NotesFAQContact Us
Search Tips
ERIC Number: ED408392
Record Type: Non-Journal
Publication Date: 1996-Aug
Pages: 13
Abstractor: N/A
Reference Count: N/A
Perceptions of Discrimination and Achievement in African American Students.
Rowley, Stephanie Johnson
This study explored the processes that lead to relatively lower academic performance among African American students. It has been suggested that African American students perceive that, because of discrimination, education is less useful as a tool for upward mobility for African Americans than it is for members of other ethnic groups. The nature of African American beliefs about the relationships between perceptions of discrimination and grades was studied with 40 African American high school and 120 African American college students. The study expanded the group-specific scale devised by R. A. Mickelson (1990) into four independent subscales. Results suggest that perceptions of discrimination do predict grades, but this relationship is mediated by the student's academic self-esteem and moderated by the level of racial centrality, a construct that measures the extent to which being black is part of one's self-concept. Different types of experiences with discrimination appear to be related to different types of experiences and predict different educational outcomes. In general, the hypothesis that academic self-esteem mediates race-specific educational utility and grades was supported. (Contains four tables and four references.) (SLD)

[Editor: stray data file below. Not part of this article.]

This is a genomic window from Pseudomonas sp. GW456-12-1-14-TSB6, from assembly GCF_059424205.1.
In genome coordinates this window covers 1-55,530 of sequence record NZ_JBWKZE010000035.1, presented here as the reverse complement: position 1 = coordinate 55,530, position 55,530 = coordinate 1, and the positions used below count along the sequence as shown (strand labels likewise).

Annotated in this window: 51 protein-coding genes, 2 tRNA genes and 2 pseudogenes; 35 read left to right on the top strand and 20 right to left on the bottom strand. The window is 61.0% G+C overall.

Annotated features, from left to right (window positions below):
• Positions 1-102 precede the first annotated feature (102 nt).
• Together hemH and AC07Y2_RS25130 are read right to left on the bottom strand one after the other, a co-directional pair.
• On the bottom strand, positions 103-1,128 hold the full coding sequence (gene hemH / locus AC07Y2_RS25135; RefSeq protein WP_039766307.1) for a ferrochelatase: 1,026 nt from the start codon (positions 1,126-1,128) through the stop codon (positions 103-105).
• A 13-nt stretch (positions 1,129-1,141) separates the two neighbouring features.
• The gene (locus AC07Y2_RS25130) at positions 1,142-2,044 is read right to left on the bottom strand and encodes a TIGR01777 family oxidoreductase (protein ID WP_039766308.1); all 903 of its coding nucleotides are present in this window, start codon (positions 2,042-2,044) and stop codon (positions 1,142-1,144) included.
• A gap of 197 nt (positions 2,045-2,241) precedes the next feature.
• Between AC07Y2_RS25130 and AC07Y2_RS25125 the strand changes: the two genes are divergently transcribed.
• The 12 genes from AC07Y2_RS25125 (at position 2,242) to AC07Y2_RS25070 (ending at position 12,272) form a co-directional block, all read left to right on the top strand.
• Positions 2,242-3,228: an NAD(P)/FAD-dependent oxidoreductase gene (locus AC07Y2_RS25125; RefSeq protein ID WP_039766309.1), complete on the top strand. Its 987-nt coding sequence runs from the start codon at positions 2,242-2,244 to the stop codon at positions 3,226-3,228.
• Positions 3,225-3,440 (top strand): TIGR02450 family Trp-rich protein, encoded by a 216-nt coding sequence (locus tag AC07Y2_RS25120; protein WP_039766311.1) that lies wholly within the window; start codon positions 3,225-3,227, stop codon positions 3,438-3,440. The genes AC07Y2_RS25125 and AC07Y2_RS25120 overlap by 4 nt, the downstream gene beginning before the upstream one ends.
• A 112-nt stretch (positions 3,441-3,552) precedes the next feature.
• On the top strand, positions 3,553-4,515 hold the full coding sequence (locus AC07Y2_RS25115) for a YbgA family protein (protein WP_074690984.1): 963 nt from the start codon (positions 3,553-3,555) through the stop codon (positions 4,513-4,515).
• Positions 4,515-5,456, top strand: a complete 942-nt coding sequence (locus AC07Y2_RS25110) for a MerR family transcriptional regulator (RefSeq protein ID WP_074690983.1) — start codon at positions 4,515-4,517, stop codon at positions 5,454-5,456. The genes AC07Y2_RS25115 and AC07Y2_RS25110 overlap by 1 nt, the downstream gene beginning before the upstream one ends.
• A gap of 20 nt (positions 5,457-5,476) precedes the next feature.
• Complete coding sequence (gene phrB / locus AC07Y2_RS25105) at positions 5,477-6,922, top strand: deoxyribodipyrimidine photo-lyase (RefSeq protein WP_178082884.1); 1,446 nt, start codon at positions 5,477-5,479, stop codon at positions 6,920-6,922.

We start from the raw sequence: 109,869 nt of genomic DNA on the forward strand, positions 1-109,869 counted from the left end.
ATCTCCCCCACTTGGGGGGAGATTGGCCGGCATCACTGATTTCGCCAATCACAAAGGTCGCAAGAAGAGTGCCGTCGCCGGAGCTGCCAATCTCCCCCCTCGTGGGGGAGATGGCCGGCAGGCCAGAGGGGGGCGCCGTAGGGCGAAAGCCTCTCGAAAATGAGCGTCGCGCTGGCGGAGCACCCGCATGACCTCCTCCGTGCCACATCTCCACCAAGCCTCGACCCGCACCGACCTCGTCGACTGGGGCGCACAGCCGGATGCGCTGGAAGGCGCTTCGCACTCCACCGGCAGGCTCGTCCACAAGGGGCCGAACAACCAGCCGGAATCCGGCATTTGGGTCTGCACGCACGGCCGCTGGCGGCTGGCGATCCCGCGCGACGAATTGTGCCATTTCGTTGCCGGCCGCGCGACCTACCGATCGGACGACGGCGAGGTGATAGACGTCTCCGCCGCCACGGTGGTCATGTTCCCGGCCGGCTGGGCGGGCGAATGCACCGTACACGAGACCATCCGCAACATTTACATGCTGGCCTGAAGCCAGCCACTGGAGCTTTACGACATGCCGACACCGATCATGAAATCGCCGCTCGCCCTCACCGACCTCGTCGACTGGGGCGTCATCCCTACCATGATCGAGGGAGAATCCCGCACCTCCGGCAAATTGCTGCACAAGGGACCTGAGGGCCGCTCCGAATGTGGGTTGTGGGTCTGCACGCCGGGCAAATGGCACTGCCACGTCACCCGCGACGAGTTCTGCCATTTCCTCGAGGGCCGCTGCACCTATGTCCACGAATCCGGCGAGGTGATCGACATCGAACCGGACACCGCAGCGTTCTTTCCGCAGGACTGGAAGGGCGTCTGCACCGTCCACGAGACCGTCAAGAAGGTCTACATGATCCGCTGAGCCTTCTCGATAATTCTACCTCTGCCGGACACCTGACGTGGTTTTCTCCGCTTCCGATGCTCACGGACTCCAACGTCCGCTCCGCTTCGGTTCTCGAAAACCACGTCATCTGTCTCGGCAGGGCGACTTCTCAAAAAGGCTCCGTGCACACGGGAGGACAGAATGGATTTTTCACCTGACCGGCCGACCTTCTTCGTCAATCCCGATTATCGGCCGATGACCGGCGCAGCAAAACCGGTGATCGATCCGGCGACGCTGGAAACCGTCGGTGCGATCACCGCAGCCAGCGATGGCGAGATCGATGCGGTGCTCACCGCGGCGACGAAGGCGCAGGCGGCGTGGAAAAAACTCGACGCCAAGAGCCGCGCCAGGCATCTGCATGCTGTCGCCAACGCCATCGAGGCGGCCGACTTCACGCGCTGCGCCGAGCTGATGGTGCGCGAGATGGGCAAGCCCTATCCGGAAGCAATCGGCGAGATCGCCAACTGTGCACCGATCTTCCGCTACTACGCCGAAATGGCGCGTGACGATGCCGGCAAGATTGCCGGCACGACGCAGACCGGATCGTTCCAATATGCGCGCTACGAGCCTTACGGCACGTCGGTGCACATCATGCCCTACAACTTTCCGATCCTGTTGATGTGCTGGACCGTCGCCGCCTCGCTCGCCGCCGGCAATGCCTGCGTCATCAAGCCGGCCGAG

Publication Type: Reports - Research; Speeches/Meeting Papers
Education Level: N/A
Audience: N/A
Language: English
Sponsor: N/A
Authoring Institution: N/A